Not so much in the public eye, yet regarded by some literary critics as superior to poetry in many respects, Vasile Voiculescu's prose fiction depicts a world of significances with a miraculous cohabitation of the

real with the fantastic. It is a world difficult to place spatially and temporally, a world dominated by the millenary laws of blood and tradition operating everywhere with the same magical power difficult to explain in the extraordinary situations the writer chooses.

Acknowledgements

This paper is supported by Project SOP HRD - TOP ACADEMIC 76822.

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[11] Kernbach, V. (2002). Universul mitic al romanilor/ The Romanians'mythical universe. Bucharest: Lucman, 262; original text: "Solomonaria este un soi de masonerie populara, o asociatie secreta de initiati in magia meteorologica, dar pretinzandu-se atotjtiutoarea tainelor lumii, numele lor insuji descinzand de la regele biblic Solomon, considerat [...] drept cel mai intelept om de pe pamant".

[12] Evseev, I. (1997). Dictionar de magie, demonologie mitologie romaneasca/ A dictionary of magic, demonology and Romanian mythology. Timijoara: Amarcord, 431; original text: "Acest personaj al mitologiei populare romanejti ni se infatijeaza ca un produs sincretic, rezultat din suprapunerea amalgamarea mai multor straturi culturale, de la magicieni preoti daci pana la realitatile magiei meteorologice, practicata pana aproape de zilele noastre in satele traditionale romanejti".

[13] Chevalier, J., Gheerbrant, A. (1994). Dictionar de simboluri/ A dictionary of symbols, I-III. Bucharest: Artemis, 339; original text: "Sangele taurului ce se revarsa asupra mistului ii comunica acestuia, printr-un dublu simbol, puterea biologica a animalelor in primul rand, ii permitea accesul, sub forma cea mai inalta, la viata spirituala vejnica".

[14] Lovinescu, V. (1993). Interpretarea ezoterica a unor basme balade populare romanegti/ The esoteric interpretation of some Romanian folk ballads and fairytales. Bucharest: Cartea Romaneasca, 189; original text: "Ca in toate ritualele sacrificiale, Mitra Taurul formau, in fond, o singura entitate ospatul ce urma era o agapa euharistica".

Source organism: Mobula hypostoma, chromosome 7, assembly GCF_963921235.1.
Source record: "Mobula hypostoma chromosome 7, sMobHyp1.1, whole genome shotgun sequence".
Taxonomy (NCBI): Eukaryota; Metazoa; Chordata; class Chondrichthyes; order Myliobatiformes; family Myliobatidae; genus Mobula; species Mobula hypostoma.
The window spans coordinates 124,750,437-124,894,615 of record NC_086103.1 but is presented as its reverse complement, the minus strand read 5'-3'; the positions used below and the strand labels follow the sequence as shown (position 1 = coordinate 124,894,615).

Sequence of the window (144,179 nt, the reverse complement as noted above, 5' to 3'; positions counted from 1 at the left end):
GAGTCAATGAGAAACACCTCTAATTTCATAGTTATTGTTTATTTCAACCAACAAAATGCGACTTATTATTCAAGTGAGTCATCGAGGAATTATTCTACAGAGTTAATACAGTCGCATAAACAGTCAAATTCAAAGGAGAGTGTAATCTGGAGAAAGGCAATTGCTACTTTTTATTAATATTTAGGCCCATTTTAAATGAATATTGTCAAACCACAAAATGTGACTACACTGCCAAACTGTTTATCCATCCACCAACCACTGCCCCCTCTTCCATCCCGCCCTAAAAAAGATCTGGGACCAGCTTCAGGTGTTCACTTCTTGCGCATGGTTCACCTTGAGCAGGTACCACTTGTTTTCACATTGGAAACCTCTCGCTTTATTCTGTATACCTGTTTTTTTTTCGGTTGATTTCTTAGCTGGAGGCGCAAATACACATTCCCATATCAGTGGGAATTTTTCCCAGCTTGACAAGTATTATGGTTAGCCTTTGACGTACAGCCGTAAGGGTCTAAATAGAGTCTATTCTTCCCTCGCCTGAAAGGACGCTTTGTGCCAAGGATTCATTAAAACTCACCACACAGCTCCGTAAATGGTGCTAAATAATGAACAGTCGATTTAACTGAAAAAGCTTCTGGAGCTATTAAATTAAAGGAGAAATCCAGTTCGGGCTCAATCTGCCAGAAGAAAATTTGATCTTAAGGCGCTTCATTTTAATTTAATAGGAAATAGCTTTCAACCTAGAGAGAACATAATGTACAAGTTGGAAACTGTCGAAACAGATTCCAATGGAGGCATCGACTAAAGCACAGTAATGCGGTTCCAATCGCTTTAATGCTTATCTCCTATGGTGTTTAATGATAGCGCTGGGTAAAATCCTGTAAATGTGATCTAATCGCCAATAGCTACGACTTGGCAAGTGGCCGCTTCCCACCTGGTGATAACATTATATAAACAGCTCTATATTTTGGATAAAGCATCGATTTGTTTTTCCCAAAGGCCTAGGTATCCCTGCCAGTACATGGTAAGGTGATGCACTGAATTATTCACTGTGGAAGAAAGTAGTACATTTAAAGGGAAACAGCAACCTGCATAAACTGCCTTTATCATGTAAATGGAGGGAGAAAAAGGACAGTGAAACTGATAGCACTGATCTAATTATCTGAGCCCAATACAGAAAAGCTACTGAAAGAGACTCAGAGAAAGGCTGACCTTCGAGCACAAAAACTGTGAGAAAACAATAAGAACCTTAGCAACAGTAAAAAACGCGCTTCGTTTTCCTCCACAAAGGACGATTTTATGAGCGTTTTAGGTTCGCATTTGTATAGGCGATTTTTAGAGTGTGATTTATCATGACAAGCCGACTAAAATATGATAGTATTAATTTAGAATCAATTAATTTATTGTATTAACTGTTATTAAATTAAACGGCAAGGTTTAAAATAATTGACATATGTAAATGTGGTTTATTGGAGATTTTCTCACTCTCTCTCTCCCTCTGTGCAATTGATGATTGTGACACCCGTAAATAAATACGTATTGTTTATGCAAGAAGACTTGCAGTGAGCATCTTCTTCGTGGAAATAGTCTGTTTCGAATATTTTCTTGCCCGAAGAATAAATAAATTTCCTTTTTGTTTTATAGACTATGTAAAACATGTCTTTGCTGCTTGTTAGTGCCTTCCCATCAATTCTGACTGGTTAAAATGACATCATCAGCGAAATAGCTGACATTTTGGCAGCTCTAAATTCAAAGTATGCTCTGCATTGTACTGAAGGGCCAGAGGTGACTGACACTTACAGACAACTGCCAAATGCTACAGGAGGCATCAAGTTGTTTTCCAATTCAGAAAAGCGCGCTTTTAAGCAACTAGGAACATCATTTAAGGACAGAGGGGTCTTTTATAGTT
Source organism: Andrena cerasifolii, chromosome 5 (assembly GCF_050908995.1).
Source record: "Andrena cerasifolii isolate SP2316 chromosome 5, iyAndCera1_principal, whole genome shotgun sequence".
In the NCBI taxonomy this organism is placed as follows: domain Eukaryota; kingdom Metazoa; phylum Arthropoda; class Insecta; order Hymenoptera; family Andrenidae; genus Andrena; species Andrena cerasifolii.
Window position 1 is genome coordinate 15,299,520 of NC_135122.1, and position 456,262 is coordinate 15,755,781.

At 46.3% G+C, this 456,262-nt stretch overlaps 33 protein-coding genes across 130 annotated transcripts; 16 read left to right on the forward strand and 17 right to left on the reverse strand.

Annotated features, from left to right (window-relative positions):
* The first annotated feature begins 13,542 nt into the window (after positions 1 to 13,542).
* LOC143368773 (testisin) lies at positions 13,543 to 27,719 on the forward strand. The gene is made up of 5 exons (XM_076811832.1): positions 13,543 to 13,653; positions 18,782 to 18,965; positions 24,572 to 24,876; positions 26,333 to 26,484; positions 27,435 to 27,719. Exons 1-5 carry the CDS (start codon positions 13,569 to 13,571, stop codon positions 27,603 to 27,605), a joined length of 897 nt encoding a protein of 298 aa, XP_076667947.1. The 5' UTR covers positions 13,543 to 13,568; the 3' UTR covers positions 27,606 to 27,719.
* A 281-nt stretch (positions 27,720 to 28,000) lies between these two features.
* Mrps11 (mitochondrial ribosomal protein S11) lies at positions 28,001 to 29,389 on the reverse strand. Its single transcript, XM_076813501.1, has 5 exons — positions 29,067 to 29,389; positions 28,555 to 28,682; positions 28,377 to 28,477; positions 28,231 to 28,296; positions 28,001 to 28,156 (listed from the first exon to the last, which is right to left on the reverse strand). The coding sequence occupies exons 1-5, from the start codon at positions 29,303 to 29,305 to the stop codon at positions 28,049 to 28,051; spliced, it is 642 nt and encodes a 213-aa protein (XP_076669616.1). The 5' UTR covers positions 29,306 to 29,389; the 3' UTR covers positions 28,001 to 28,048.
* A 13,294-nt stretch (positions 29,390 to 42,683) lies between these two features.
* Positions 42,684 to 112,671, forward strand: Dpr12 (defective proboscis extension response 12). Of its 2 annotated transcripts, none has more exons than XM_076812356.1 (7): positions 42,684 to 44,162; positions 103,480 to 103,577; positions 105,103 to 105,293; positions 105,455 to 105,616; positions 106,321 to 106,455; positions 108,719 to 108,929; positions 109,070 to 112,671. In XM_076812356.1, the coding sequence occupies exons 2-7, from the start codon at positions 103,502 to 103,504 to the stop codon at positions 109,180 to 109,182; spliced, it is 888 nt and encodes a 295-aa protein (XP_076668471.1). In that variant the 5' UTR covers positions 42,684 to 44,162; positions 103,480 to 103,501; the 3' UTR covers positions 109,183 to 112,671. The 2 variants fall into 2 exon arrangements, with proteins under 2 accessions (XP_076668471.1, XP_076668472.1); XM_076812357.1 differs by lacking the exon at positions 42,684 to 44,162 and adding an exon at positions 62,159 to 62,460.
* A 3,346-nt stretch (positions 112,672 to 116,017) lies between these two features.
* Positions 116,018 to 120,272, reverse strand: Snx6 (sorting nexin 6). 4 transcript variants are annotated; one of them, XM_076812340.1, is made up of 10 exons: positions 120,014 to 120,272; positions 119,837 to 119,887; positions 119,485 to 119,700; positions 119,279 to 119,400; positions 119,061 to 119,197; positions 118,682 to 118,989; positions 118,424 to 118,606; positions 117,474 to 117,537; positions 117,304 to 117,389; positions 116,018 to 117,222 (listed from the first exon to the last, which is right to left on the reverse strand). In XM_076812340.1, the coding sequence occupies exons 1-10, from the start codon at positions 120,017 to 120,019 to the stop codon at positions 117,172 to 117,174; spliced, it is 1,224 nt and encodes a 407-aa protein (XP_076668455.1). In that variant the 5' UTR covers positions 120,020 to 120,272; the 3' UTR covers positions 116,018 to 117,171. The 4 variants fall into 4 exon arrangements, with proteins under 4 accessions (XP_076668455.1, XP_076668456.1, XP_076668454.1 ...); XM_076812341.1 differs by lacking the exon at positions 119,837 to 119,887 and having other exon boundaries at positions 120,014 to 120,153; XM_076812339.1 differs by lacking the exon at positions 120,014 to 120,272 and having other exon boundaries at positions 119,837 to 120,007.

[15] Voiculescu, V. (1998). Integrala prozei literare/ The complete literary prose fiction. Bucharest: Anastasia, 197; original text: "plouase mult cu sange vremile veneau rojii ji-nvolburate".

[16] Chevalier, J., Gheerbrant, A. (1994). Dictionar de simboluri/ A dictionary of symbols, I-III. Bucharest: Artemis, 107; original text: "Semnificatiile simbolice ale apei pot fi reduse la trei teme dominante: origine a vietii, mijloc de purificare, centru de regenerescenta".

[17] Zaharia-Filipaç, E. (1980). Introducere în opera lui Vasile Voiculescu/ An introduction in Vasile Voiculescu's works. Bucharest: Minerva, 135; original text: "Ceea ce vrea sa releve povestitorul prin originea neobiçnuitâ a eroului este legâtura lui interioarâ, prolundâ, eu natura çi vechimea neamului sâu, urcând pânâ la interferenta eu stihiile primare, factori care îl diferentiazâ de ceilalti oameni".

[18] Zaharia-Filipaç, E. (1980). Introducere în opera lui Vasile Voiculescu/ An introduction in Vasile Voiculescu's works. Bucharest: Minerva, 137; original text: "Inecarea, adicâ pedepsirea lui de câtre lacul-factor patern este о consecintâ fireascâ a ieçirii lui dinjocul eu reguli fixe al naturii".

[19] Voiculescu, V. (1998). Integrala prozei literare/ The complete literary prose fiction. Bucharest: Anastasia, 131; original text: "sosi la iezer, pâçind anevoios în cârjâ, о arâtare, о mogâldeatâ abia tinându-se pe picioare: bâtrâna Savila, strâmoaça satului".

[20] Zaharia-Filipaç, E. (1980). Introducere în opera lui Vasile Voiculescu/ An introduction in Vasile Voiculescu's works. Bucharest: Minerva, 139; original text: "Prin aceastâ bâtrânâ firavâ la trup, dar eu sufletul çi mintea intacte, puternice, cunoaçterea de sine a omului de aici se proiecteazâ în adânc, în alundul trupului, spre originile pline de taine, azi uitate de ceilalti".

[21] Voiculescu, V. (1998). Integrala prozei literare/ The complete literary prose fiction. Bucharest: Anastasia, 133; original text: "o nesmintitâ întelepciune pescâreascâ".

[22] Bâdârâu, G. (2006). Proza lui Vasile Voiculescu/ Vasile Voiculescu 's prose fiction. Iaçi: Princeps Edit, 68; original text: "Pentru neinitiati râmâne un miracol stabilirea legâturilor lâuntrice dintre magicianâ çi pescar, înzestrat eu acelaçi mod de cunoaçtere arhaicâ çi eu capacitatea de a nu se înstrâina de esenta umanâ".

[23] Voiculescu, V. (1998). Integrala prozei literare/ The complete literary prose fiction. Bucharest: Anastasia, 133; original text: "tainicele rune cu care lacul îçi scrie legile lui veçnice".